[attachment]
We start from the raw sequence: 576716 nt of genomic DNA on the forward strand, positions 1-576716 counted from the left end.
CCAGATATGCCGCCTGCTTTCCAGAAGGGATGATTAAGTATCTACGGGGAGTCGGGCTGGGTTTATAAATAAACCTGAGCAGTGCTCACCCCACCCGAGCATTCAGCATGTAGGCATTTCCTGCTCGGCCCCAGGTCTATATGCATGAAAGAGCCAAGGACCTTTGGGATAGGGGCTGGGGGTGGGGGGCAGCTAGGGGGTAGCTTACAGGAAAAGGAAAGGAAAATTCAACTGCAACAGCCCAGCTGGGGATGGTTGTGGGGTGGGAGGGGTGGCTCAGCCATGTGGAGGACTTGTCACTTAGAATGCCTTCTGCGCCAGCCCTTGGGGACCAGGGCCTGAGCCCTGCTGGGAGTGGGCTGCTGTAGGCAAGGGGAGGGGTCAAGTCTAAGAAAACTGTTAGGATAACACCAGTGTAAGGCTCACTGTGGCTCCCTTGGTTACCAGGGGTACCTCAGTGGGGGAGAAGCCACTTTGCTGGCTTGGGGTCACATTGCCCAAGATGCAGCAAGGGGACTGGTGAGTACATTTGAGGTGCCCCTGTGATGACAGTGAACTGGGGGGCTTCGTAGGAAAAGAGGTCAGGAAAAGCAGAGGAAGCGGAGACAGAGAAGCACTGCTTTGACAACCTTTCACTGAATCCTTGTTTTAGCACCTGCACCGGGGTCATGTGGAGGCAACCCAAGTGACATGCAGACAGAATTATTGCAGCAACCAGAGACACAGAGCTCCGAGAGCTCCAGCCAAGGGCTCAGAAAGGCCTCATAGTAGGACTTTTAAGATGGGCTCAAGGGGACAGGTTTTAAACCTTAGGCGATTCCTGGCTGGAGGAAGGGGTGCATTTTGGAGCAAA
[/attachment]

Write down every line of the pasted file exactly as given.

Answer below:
We start from the raw sequence: 576716 nt of genomic DNA on the forward strand, positions 1-576716 counted from the left end.
CCAGATATGCCGCCTGCTTTCCAGAAGGGATGATTAAGTATCTACGGGGAGTCGGGCTGGGTTTATAAATAAACCTGAGCAGTGCTCACCCCACCCGAGCATTCAGCATGTAGGCATTTCCTGCTCGGCCCCAGGTCTATATGCATGAAAGAGCCAAGGACCTTTGGGATAGGGGCTGGGGGTGGGGGGCAGCTAGGGGGTAGCTTACAGGAAAAGGAAAGGAAAATTCAACTGCAACAGCCCAGCTGGGGATGGTTGTGGGGTGGGAGGGGTGGCTCAGCCATGTGGAGGACTTGTCACTTAGAATGCCTTCTGCGCCAGCCCTTGGGGACCAGGGCCTGAGCCCTGCTGGGAGTGGGCTGCTGTAGGCAAGGGGAGGGGTCAAGTCTAAGAAAACTGTTAGGATAACACCAGTGTAAGGCTCACTGTGGCTCCCTTGGTTACCAGGGGTACCTCAGTGGGGGAGAAGCCACTTTGCTGGCTTGGGGTCACATTGCCCAAGATGCAGCAAGGGGACTGGTGAGTACATTTGAGGTGCCCCTGTGATGACAGTGAACTGGGGGGCTTCGTAGGAAAAGAGGTCAGGAAAAGCAGAGGAAGCGGAGACAGAGAAGCACTGCTTTGACAACCTTTCACTGAATCCTTGTTTTAGCACCTGCACCGGGGTCATGTGGAGGCAACCCAAGTGACATGCAGACAGAATTATTGCAGCAACCAGAGACACAGAGCTCCGAGAGCTCCAGCCAAGGGCTCAGAAAGGCCTCATAGTAGGACTTTTAAGATGGGCTCAAGGGGACAGGTTTTAAACCTTAGGCGATTCCTGGCTGGAGGAAGGGGTGCATTTTGGAGCAAA